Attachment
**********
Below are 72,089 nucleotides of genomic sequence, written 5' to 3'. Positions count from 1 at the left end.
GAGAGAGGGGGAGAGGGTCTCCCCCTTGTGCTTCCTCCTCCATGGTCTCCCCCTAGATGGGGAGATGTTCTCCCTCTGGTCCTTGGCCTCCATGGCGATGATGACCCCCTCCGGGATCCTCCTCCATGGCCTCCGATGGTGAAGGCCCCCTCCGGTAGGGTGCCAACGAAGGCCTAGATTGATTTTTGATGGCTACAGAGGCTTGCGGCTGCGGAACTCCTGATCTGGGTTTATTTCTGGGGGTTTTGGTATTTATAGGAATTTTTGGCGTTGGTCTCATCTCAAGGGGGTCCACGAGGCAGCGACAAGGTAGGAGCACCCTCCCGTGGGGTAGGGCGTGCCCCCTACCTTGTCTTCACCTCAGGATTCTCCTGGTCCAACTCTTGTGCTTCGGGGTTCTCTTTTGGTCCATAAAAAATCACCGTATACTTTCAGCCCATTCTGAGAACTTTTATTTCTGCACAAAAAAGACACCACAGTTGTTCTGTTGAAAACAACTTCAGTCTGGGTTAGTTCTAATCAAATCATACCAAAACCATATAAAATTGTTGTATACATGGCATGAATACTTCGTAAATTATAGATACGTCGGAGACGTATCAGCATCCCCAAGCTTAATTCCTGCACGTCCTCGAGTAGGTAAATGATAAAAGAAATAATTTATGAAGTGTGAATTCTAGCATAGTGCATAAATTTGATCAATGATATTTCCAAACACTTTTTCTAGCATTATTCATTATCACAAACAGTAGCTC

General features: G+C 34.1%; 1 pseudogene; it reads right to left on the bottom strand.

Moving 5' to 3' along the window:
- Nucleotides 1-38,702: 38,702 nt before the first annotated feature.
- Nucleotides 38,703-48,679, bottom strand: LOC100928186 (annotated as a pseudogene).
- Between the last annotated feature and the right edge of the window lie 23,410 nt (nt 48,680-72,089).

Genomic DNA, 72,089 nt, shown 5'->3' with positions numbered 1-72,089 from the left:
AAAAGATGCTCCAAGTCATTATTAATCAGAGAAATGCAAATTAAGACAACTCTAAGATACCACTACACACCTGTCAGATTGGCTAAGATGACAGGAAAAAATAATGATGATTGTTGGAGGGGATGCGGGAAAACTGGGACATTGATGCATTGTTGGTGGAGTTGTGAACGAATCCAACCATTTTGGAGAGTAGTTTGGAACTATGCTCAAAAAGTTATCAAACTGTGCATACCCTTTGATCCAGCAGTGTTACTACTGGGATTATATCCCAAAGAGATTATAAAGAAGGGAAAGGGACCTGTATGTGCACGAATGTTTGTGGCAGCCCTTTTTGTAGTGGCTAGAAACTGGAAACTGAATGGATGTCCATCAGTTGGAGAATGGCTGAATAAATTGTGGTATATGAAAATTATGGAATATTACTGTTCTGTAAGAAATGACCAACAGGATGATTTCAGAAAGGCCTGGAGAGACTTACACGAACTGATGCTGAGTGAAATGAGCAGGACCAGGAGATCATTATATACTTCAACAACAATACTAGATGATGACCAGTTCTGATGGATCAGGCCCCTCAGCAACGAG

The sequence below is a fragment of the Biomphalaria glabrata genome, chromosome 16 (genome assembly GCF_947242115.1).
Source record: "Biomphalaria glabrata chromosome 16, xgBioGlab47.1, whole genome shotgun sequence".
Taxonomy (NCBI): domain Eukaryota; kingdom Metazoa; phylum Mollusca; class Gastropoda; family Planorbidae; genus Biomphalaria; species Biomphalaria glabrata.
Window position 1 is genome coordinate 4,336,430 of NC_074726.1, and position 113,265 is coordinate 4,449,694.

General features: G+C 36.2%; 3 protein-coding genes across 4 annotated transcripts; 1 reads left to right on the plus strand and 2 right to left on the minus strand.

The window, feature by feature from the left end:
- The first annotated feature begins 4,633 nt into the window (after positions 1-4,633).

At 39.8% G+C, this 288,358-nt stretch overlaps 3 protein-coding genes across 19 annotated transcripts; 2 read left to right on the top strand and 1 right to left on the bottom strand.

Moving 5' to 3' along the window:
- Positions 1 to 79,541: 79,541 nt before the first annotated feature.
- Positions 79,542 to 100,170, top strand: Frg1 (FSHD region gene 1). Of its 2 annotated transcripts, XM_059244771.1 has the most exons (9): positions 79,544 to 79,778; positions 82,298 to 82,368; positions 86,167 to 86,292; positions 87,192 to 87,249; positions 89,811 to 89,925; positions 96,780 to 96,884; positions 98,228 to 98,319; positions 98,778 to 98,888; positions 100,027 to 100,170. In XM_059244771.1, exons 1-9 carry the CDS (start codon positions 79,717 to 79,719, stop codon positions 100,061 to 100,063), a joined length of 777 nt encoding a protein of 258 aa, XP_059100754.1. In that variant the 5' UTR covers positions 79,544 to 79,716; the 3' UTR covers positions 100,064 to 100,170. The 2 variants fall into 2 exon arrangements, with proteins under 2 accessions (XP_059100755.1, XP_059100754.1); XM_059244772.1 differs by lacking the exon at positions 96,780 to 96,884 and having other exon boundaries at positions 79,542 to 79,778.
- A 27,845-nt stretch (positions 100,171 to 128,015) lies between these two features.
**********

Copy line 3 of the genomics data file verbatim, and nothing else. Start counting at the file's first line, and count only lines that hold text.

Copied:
General features: G+C 34.1%; 1 pseudogene; it reads right to left on the bottom strand.